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Screenshot by PC Invasion

Just why

And it gets so much worse. Despite Grave’s slow, awkward movement, some levels demand you pass some platforming sections. Early on, Grave has to walk on top of a train. Signs start rapidly showing up at the end of this level, requiring Grave to dodge and jump over them, even though nothing of the sort had appeared before. If Grave gets hit by these signs a couple of times, he just dies and you have to start the section over again. This level ends by requiring you to make it to a car before the train heads into a tunnel. If you fail to make it there in time, the tunnel hits you and you die instantly.

But you have to contend with a ton of foes with zero interest in self-preservation while getting there. They don’t dodge the signs, so they get hilariously one-shotted. Luckily, you can just drop onto an invisible edge on the side of the train and walk to the open car. I wish this was the only time this sort of thing happened, but it pops up again and again. Another level has you slowly jumping onto moving platforms, but transferring to some of them is hard to manage because Grave will keep hitting the top with his jump. You fall off, you go back to the start and do it again.

Said section is interesting because if you take too long, the doors just open and you don’t have to suffer through the platforming at all. Oh, ye of little faith. Another section requires a character to jump between a bunch of small platforms as they fall out from beneath her. One of the platforms is a trick, so you’ll just die. If you fall, you go back and do the whole thing again.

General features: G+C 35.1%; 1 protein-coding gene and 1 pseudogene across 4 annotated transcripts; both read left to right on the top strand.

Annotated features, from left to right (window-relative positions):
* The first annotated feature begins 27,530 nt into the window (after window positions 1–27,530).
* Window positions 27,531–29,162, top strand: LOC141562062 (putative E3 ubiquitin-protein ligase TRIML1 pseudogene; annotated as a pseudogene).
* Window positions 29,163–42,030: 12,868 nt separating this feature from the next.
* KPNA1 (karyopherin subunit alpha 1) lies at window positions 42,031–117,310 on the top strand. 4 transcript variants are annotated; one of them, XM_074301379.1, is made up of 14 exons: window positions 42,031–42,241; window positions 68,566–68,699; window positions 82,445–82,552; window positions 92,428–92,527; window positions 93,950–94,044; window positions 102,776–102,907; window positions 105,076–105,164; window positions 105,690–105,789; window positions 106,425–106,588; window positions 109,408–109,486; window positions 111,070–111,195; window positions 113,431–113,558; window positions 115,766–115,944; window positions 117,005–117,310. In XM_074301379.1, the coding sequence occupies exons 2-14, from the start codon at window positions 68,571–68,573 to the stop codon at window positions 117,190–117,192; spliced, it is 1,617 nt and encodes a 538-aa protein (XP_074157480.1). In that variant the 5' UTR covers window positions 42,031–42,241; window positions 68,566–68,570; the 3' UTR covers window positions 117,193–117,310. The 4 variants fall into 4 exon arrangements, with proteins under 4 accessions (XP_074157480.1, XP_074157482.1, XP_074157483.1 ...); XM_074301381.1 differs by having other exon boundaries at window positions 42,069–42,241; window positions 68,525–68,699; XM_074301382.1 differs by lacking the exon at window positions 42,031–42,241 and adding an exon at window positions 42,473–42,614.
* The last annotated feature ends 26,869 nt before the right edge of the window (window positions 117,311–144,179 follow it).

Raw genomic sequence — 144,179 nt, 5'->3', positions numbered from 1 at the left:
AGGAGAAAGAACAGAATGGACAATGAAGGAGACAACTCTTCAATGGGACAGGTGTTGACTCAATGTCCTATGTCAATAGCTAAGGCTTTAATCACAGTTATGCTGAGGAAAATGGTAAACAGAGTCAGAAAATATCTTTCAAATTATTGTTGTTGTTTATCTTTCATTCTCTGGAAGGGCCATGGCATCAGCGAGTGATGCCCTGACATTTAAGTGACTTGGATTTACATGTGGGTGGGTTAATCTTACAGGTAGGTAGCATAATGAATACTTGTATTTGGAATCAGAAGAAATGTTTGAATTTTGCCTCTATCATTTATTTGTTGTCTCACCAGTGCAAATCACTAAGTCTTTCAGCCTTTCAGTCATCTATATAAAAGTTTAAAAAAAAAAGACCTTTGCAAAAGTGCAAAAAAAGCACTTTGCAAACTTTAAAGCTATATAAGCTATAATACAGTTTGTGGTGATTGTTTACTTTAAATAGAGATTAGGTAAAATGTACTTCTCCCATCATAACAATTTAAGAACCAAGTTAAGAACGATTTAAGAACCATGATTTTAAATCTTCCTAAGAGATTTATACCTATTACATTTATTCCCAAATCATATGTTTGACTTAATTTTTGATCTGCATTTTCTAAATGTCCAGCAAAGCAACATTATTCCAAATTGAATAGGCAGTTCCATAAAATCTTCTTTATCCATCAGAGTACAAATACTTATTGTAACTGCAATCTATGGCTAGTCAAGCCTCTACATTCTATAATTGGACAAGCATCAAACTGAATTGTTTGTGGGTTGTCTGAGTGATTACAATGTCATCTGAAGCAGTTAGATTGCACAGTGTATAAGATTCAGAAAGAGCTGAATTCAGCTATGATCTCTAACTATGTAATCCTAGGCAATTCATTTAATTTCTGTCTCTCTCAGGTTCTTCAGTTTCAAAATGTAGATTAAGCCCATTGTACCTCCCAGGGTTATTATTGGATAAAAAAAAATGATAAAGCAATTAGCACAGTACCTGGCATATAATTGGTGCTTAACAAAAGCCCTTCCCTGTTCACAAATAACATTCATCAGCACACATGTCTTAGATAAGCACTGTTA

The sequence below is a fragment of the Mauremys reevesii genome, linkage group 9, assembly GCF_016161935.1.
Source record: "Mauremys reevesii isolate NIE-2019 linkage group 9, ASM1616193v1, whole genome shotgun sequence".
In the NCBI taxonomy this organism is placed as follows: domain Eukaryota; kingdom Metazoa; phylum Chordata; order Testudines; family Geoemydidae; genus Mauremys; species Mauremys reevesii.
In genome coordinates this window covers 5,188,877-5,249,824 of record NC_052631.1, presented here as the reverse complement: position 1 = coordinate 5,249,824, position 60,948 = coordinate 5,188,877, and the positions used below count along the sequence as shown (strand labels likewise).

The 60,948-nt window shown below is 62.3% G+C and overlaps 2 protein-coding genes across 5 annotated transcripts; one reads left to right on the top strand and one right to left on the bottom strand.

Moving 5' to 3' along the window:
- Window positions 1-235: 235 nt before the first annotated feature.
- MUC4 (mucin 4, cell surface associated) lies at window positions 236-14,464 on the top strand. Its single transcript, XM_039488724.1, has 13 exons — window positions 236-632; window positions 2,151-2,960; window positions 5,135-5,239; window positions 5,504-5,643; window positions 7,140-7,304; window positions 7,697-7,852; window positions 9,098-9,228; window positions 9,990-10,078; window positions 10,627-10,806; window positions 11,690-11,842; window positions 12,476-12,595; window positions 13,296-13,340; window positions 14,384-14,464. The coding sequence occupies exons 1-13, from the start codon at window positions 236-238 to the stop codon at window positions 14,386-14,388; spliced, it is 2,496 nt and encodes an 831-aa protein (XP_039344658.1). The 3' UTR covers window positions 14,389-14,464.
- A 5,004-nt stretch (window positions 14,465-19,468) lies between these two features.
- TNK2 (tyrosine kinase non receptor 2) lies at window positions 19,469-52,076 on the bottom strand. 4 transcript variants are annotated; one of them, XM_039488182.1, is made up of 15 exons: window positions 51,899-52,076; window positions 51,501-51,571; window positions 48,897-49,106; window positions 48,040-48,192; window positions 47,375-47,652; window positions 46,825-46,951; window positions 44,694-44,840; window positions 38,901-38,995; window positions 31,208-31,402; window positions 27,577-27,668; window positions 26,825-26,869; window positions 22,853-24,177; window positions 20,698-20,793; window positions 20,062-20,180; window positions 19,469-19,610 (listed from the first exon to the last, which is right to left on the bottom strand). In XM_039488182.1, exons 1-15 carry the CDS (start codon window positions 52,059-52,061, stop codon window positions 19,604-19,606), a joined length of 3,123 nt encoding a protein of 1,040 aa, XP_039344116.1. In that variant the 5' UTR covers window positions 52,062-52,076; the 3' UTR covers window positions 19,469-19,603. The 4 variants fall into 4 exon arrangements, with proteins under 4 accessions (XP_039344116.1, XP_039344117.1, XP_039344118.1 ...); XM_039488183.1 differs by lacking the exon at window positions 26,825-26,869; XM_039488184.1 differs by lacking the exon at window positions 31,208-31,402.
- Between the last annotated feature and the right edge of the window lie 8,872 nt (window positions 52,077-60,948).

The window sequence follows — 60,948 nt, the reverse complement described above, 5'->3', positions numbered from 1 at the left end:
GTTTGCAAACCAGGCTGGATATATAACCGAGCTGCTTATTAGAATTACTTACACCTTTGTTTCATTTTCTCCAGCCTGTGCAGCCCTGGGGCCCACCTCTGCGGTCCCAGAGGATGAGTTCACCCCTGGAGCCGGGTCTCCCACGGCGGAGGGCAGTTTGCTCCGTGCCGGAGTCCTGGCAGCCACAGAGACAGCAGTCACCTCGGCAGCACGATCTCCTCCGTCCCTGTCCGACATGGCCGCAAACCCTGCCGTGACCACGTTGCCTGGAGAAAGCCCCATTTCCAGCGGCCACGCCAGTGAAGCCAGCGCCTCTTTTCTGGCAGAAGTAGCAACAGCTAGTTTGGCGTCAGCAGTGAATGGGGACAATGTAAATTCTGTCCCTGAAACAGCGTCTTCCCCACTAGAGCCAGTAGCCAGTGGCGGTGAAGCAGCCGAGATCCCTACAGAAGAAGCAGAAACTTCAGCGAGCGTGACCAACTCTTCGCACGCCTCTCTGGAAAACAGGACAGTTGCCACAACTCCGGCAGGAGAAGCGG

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Screenshot by PC Invasion

And the lasers

Prior to one of Gungrave GORE‘s cheapest boss fights, Grave has to walk through five sets of lasers. If a single laser hits him, you guessed it, he dies instantly. Some of these require you to wait for just the right opening before it’s even possible to get through. Just like the platforming sections, this has zero business being in the game and only serves to make players suffer. Then there are the sections where you have to walk on narrow pathways while being spammed with rockets.

The rocket spam in Gungrave GORE is worse than the rocket spam in the original version of Ninja Gaiden II. You can deflect them by using Grave’s melee attack. But only when he’s holding still, which is awkward when you’re trying to avoid gunfire from half a dozen enemies while multiple homing rockets bear down on you. Standing still is a great way to get dead fast, but all of a sudden you need to do it to survive. It ends with you tanking any non-rocket damage while you wait to stop playing rocket tennis with them. Cross your fingers and hope that you have enough health!

The locations are repetitive, too. Most of the game takes place in labs or ruined cityscapes. Occasionally, the game breaks from this pattern. There’s a green outdoor area that spans two levels, and there’s also a casino, which shows up for a single level and then transitions back to another boring lab interior by the end. At the end of each level, you’re graded and receive a certain amount of currency based on the grade tier. Astoundingly, this amount doesn’t increase as you go through the game. The upgrades keep getting more and more expensive, but you’re still going to receive the same amount of currency. You literally get the same amount from the first and last levels. It’s madness.